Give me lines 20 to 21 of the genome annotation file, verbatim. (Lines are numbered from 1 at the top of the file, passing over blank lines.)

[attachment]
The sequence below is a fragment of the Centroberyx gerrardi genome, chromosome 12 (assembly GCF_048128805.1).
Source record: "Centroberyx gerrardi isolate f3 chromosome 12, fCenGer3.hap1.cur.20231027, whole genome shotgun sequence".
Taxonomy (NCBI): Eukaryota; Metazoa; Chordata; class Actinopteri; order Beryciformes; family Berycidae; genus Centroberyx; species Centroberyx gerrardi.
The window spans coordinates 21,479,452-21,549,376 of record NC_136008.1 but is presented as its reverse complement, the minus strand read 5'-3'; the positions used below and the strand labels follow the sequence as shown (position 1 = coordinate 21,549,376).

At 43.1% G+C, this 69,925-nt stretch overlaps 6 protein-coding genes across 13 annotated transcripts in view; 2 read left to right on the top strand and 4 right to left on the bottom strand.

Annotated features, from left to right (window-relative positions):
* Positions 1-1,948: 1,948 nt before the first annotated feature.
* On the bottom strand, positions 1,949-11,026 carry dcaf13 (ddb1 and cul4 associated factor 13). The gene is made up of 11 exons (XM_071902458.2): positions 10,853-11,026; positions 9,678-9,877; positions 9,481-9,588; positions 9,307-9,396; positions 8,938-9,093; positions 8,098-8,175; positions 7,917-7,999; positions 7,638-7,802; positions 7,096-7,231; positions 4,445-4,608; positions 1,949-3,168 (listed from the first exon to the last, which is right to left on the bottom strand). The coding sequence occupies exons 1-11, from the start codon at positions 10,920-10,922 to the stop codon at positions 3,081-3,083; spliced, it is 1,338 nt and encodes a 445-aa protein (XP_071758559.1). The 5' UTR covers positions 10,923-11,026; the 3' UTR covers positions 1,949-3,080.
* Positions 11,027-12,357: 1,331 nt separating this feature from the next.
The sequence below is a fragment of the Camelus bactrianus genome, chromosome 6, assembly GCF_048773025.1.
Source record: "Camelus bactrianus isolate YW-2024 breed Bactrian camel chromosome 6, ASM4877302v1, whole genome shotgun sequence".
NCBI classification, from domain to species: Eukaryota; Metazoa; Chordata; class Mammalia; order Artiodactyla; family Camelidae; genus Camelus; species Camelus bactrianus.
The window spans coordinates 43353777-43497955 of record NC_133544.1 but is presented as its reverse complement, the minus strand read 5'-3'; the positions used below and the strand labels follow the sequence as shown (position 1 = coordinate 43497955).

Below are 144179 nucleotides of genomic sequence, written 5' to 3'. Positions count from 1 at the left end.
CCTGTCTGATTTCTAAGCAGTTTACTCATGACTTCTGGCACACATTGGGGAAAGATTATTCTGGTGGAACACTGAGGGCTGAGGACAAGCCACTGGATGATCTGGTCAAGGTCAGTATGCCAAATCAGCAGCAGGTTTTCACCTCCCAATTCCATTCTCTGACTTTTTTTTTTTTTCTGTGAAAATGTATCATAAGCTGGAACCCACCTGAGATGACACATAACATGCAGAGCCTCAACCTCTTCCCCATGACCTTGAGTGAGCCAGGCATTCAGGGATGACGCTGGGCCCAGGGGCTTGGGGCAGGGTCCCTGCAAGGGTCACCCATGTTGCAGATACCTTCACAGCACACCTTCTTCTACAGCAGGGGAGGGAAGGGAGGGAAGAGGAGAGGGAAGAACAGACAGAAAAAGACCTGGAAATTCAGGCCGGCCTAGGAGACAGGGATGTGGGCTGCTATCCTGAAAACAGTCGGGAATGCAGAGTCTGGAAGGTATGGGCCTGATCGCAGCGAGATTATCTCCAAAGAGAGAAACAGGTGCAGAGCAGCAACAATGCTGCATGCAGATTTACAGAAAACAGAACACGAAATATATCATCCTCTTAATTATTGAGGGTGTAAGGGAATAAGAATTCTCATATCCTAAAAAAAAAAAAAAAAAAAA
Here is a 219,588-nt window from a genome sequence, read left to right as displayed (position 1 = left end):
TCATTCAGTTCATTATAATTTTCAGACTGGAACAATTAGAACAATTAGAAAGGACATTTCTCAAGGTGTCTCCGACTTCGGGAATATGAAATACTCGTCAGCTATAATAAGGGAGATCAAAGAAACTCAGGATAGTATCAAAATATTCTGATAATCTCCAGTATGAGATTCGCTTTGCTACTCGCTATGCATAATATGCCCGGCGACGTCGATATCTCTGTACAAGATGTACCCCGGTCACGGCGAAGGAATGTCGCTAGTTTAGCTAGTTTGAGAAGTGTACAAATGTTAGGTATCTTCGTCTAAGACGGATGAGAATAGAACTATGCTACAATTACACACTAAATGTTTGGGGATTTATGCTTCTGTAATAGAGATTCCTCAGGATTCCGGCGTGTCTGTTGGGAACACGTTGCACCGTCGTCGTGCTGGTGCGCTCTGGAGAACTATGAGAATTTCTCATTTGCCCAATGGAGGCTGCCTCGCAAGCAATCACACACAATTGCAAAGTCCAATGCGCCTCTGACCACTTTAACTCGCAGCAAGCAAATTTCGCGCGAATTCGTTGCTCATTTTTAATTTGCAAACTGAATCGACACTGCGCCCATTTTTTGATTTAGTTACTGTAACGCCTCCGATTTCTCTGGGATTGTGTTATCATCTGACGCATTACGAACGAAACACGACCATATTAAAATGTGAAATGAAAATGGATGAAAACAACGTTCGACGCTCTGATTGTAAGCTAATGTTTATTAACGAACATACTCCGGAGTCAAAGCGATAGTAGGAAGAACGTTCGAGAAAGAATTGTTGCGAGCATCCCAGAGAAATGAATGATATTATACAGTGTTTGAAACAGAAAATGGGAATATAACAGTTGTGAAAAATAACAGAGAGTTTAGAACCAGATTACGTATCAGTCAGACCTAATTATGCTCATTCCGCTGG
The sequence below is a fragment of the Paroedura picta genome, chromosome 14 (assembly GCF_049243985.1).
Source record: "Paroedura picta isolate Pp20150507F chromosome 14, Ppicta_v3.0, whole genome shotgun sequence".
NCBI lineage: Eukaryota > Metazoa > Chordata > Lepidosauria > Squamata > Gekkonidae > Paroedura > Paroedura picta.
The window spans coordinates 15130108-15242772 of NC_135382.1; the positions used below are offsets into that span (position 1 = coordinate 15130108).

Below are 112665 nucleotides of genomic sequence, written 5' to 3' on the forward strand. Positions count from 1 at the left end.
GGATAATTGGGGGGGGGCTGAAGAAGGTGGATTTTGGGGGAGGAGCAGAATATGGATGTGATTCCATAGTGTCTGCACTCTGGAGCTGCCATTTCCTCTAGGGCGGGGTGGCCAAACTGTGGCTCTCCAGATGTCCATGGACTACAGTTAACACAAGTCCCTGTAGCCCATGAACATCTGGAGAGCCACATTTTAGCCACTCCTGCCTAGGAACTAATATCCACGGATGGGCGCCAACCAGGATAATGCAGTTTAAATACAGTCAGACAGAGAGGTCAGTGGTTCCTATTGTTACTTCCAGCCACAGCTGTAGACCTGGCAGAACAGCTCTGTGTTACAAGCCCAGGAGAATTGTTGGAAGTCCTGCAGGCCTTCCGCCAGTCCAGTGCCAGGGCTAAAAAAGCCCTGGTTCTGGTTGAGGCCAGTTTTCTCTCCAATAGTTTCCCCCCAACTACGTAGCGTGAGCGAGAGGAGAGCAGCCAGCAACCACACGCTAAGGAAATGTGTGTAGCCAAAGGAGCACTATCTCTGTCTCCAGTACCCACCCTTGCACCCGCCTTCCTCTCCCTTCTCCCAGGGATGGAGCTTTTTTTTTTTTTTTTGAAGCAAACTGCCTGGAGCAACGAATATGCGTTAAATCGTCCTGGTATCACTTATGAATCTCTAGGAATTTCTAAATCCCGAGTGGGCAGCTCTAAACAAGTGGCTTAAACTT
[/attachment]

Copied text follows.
NCBI lineage: Eukaryota > Metazoa > Chordata > Lepidosauria > Squamata > Gekkonidae > Paroedura > Paroedura picta.
The window spans coordinates 15130108-15242772 of NC_135382.1; the positions used below are offsets into that span (position 1 = coordinate 15130108).